Serves: 12
Cooking time: 1 hour and 10 minutes

This richly flavored version of a great French classic was inspired by the late chef Joël Robuchon. It’s perfect for sharing, whatever the time of year, and whether you’re cooking for four or for ten. Like many of my favorite dishes for entertaining, it can be prepared a day ahead, right up to the final step.


  • 4 tomatoes (about 1¼ lb./600 g)
  • 4–5 sweet, crisp carrots, depending on size
  • 3 tbsp (1¾ oz./50 g) butter
  • 4 tbsp sunflower oil
  • 2 chickens, preferably organic, weighing at least 3½ lb. (1.5 kg) each, jointed into 8 pieces (see Notes)
  • 20 garlic cloves, unpeeled
  • Scant 3 cups (700 ml) aged red wine vinegar
  • 2 tbsp tomato paste
  • 1 bouquet garni (4 bay leaves, 3 thyme sprigs, and 6 flat-leaf parsley sprigs, tied together with kitchen twine)
  • ½ cup (125 ml) heavy cream
  • 2 tbsp hot Dijon mustard
  • 2 tbsp Cognac or Armagnac (optional)
  • Salt and freshly ground pepper

To serve

  • Fresh tarragon
  • Tagliatelle or pasta shells tossed with butter


1Peel and halve the tomatoes and remove the seeds. Peel the carrots and cut them into ½-in. (1-cm) rounds.

2Place the butter and oil in a cast-iron Dutch oven, large enough to take all the chicken joints, and set over low heat. When the butter has melted, increase the heat to high, add the chicken pieces, and brown on all sides (about 5 minutes in total).

3Add the carrots, garlic cloves, and vinegar and bring to a boil. Let boil for 5 minutes to allow some of the vinegar to evaporate. Partially cover the pot, lower to a simmer, and continue to reduce for 10 minutes. Add the tomatoes, tomato paste, and bouquet garni, and season with salt and pepper. Stir, cover, and cook over low heat for 45 minutes, or until the chicken is fall-off-the-bones tender. Remove the bouquet garni. You can make the fricassee up to this point a day ahead. Cool and refrigerate until ready to reheat and serve.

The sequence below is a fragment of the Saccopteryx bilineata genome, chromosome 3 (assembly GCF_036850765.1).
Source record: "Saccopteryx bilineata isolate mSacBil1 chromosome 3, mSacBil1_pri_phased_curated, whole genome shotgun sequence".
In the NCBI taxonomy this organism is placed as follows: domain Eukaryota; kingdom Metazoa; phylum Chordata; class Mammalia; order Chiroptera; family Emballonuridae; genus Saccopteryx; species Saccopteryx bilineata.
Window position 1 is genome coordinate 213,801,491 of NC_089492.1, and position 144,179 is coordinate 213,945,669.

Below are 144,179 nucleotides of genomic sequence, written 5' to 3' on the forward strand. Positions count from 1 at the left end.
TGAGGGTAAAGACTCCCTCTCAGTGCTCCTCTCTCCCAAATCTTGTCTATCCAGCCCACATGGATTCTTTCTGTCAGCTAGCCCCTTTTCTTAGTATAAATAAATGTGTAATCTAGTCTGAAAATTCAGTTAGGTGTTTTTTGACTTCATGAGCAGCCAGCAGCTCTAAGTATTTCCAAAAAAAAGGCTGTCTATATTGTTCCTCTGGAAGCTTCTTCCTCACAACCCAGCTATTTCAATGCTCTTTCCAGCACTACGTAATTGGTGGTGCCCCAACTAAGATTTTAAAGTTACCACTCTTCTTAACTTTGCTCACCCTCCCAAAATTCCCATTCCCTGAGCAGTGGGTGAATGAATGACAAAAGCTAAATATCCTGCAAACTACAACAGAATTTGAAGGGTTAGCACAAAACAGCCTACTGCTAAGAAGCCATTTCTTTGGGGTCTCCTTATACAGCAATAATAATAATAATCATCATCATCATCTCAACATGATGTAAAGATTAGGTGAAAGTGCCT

4In a bowl, combine the heavy cream, mustard, and Cognac or Armagnac (if using). Season with salt and pepper, pour over the chicken in the pot, and let boil for 2 minutes. Serve immediately garnished with fresh tarragon and accompanied by buttered pasta. Mouthwateringly good!


  • Although good organic chicken makes this fricassee special, if you want something more unusual, use duck instead. If you do choose duck, count on serving eight rather than twelve people. Since duck is slightly fattier than chicken, after browning the meat for a good 5 minutes in the first step, drain the excess fat from the pan and discard it. Otherwise, proceed as indicated.

Extracted from Enjoy: Recipes for Memorable Gatherings by Perla Servan-Schreiber (Flammarion, 2020).


  1. For those readers who do not live in Holland, could you possibly explain what on earth is a ‘Dutch oven’ ?

    • Hi Stephen! Of course, a Dutch oven is a thick-walled cooking pot with a tight-fitting lid. Dutch ovens are usually made of seasoned cast iron; however, some Dutch ovens are instead made of cast aluminium, or ceramic. Hope this has been helpful 🙂


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